Shanghai’s Hip Hotspots – Xintiandi
Just north of Shanghai’s oldest neighborhood lies its newest modern quarter, Xintiandi. This nightlife and fashion district, which is nestled inside a series of restored tenement stone houses known as shikumen, is a hotspot of entertainment, shopping and nightlife that really lives up to it’s name, which means “new heaven and earth”.
Unlike some of Shanghai’s other urban districts, Xintiandi is compact and navigable. Narrow cobbled laneways meander among shined-up grey stone buildings that nod to the city’s ancient past, while the local businesses, which include international coffee shops, upscale bars and restaurants and ritzy boutiques, remind visitors that this is, indeed, the Shanghai of the future.
It’s entirely possible to spend the whole day in Xintiandi, though don’t expect to spend on the cheap – shopping and dining here gives the prices in London and New York a run for their money (literally). Ironically, the shikumen in Xindiandi that were once meeting houses for Mao Zedong and the founding leaders of China’s Communist Party have now become a beacon of capitalist prosperity, attracting international visitors with upscale commerce.
If you’re looking for more places to explore check out this great guide on Backpacking China.
Shopping for the Fashionably Chic
Xintiandi is a truly charming place to stroll and, while it would be entirely possible to waste a day here (especially if you’ve got burning pockets), I like to start out by casually browsing the boutiques, many of which mix traditional Chinese designs with modern motifs to form a totally cutting edge, uniquely Shanghai style. The most famous of these is the venerable Shanghai Tang, one of China’s first luxury brand. Shanghai Tang’s clothing is a modern nod to ancient Chinese fashion, consisting mostly of tailored silk patterns and new takes on old Chinese clothing styles.
Just around the corner in the South Block, PH 7 is a local jewelry shop that specializes in unique bracelets, necklaces and earrings. The pieces are delicate silver decorated with traditional patterns. Chinese fashion designer Coco Ma is also cashing in on the avant-garde trends with Elements, an eco-friendly ladies clothing shop that carries women’s wear made from all-natural fabrics.
As a pedestrian-only walkway, Xintiandi is one of the few places in Shanghai that boasts no cars and, subsequently, a refreshing lack of exhaust fumes. Split into two, the North Block houses mostly traditional buildings, while in the South Block, the shikumen architecture is less obvious and has made way for a large shopping center. Inside, visitors can find gobs of Western delights, from the uber-British fashion giant United Colors of Benetton to Europe’s French Connection and Giordano, among many others. Though not light on your wallet, it’s hard to find anyplace more fashion friendly and chic in Shanghai. And that’s saying something.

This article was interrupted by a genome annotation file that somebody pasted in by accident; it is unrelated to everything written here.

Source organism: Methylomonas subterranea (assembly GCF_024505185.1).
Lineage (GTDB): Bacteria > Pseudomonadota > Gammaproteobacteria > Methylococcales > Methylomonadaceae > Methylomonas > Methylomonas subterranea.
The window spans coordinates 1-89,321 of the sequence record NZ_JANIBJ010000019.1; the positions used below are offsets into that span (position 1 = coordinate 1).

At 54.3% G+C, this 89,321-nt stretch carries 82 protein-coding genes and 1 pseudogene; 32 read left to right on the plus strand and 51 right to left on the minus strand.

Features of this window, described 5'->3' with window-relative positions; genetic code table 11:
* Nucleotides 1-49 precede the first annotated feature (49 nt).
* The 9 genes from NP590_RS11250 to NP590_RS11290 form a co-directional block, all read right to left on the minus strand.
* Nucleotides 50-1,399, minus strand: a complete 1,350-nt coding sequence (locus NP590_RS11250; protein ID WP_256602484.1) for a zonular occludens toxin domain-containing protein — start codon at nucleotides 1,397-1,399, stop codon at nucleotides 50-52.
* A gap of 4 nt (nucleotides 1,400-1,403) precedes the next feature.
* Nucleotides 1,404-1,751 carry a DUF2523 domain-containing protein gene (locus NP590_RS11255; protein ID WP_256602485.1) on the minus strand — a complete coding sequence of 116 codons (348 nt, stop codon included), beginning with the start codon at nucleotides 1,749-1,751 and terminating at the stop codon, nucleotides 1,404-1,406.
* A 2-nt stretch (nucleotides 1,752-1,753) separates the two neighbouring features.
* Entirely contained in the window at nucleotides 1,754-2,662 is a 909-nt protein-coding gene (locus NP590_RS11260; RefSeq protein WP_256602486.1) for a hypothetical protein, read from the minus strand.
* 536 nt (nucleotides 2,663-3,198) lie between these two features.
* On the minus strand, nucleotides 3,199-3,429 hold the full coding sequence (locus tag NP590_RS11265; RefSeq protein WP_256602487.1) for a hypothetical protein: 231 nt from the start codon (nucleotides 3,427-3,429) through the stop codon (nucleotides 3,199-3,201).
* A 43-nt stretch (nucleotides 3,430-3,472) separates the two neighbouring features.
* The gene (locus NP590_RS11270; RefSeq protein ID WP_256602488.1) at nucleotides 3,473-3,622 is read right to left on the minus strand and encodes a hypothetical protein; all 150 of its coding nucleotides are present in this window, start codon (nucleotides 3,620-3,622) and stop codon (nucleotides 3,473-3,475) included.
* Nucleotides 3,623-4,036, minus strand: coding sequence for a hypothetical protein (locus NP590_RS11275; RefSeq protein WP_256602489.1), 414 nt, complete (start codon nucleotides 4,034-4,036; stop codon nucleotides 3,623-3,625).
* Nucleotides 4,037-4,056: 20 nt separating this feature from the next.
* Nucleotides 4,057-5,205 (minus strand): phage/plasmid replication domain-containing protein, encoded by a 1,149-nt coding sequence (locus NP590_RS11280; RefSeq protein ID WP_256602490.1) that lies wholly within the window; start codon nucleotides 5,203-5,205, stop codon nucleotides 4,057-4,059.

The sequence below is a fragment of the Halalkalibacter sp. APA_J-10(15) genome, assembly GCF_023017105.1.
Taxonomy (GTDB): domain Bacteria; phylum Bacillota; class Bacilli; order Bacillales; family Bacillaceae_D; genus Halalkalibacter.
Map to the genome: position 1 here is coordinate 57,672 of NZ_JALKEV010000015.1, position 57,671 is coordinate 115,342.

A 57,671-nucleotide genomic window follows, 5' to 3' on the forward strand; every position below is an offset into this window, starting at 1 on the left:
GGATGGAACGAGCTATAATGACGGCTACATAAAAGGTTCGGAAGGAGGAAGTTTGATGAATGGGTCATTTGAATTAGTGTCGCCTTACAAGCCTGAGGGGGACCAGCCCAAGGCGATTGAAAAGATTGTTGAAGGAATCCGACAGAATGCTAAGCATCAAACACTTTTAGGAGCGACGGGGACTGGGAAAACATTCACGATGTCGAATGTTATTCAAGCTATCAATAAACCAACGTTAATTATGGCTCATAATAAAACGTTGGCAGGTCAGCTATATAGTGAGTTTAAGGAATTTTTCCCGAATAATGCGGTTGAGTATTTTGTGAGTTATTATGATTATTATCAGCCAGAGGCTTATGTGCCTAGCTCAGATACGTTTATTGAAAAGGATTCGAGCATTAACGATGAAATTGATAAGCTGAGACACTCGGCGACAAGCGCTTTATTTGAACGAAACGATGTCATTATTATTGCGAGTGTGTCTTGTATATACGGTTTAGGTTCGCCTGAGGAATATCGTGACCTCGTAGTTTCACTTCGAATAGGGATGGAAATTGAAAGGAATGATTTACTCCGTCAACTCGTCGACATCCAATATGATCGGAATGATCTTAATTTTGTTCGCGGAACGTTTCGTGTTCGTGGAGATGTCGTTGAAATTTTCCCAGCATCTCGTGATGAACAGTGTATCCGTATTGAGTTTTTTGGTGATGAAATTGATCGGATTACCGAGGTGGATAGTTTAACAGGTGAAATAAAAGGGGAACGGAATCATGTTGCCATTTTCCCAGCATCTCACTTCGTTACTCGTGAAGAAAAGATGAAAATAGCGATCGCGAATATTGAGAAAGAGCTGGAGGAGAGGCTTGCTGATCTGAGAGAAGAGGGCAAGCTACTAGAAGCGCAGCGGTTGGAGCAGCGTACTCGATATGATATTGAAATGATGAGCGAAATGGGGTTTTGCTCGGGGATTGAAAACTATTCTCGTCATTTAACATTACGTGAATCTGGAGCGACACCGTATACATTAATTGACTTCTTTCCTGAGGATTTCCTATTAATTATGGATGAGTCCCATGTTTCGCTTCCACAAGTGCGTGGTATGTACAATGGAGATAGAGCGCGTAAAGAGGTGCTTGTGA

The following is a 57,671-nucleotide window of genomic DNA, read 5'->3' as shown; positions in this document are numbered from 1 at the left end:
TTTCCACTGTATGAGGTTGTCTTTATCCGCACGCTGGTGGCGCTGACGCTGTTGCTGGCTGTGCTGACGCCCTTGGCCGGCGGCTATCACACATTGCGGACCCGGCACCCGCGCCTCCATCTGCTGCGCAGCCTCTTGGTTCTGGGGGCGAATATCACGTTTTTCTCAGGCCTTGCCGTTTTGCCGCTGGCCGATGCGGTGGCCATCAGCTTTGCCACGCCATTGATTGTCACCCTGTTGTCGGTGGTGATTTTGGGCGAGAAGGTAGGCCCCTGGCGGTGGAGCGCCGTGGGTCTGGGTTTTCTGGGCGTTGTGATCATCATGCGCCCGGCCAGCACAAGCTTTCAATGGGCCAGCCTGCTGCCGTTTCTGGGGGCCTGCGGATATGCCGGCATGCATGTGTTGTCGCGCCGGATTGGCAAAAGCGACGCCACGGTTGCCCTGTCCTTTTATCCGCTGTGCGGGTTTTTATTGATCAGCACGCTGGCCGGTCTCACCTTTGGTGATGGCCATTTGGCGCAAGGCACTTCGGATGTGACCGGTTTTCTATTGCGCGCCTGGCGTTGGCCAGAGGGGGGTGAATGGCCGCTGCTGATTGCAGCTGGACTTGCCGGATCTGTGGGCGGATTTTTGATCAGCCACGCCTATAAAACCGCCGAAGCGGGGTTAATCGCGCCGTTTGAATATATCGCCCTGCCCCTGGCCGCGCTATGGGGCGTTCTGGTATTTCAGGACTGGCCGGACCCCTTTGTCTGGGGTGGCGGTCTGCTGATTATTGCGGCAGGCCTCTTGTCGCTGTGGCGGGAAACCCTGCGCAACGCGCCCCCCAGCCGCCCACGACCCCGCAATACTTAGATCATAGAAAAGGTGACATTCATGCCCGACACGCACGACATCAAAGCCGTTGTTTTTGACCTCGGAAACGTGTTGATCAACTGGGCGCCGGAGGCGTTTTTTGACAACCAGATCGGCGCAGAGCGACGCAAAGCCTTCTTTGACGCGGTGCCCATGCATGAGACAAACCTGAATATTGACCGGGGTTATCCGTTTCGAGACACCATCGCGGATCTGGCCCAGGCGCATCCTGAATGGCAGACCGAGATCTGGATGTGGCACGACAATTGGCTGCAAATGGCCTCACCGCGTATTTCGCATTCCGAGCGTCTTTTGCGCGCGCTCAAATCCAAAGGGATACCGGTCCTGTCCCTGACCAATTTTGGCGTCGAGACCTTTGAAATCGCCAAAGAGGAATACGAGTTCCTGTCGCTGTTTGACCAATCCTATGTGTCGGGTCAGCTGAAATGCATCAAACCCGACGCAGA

Gourmet Fare – Fancy Fusion to Traditional Chinese
Xintiandi isn’t a difficult place to grab a bite. It is chock-a-block full of gourmet restaurants, bistros and eateries, everything from fancy fusion to traditional Chinese or straight-up Western food. Many of the restaurants offer outdoor seating, especially along the North Block, where the shikumen gates and tiled roofs create the ambiance of years gone by, and it is the ultimate place to people-watch, with a constant stream of Western tourists, rich Chinese, local gawkers and night crawlers passing through. Everyone is in a good mood in Xintiandi, simply enjoying Shanghai’s mix of old and new.
On my most recent meander through the district, my boyfriend and I, weary from a long day of Shanghai walking, plonked down onto one of the large wooden outdoor tables at Paulaner Bräuhaus for some reviving steins of fresh German lager. Paulaner Bräuhaus is actually a Chinese subsidy of the German Paulaner brand, and the Shanghai flagship restaurant is a not-too-kitschy Bavarian themed beer hall and microbrewery – a rare thing in China.
If you aren’t into brats and beer, Xintiandi has just about every type of tasty cuisine you can imagine. Munchies offers straight up American dishes like Cincinnati chili served by staff wearing tie dye, while Aniseed serves some of the best Vietnamese ph? in town. Several restaurants in Xintiandi are on the front lines of fusion, such as TMSK, which calls itself “new wave Shanghaiese cuisine”, with interesting combinations of French, Chinese and Italian cuisines, and new takes on old dishes. How very Shanghai.
Odds & Ends
If you’re not hungry or don’t feel like shopping, there are plenty of other nooks and crannies in Xintiandi to check out, including several art galleries, a good few cafes and the UME International Cineplex in the South Block. Try the creamy chai at the Japanese-inspired Afternoon Tea, get a free haircut from the student stylists at the Vidal Sasoon salon in the North Block or discover what life was like in 1920’s Shanghai at Wulixiang Shikumen Museum on Taikang Lu.
You should also take an hour to deepen your understanding of Xintiandi’s history by visiting the Site of the 1st National Congress of the CCP, a museum that traces the who, what and when of China’s Communist Party roots.
Xintiandi couldn’t be easier to reach, and I’m sure the American architect who designed the district (Benjamin Wood) planned it that way. Just take the Metro Red Line 1 to South Huangpi Road Station and walk due south for about two block until Xintiandi’s charming atmosphere and quaint brick alleys unfold before you!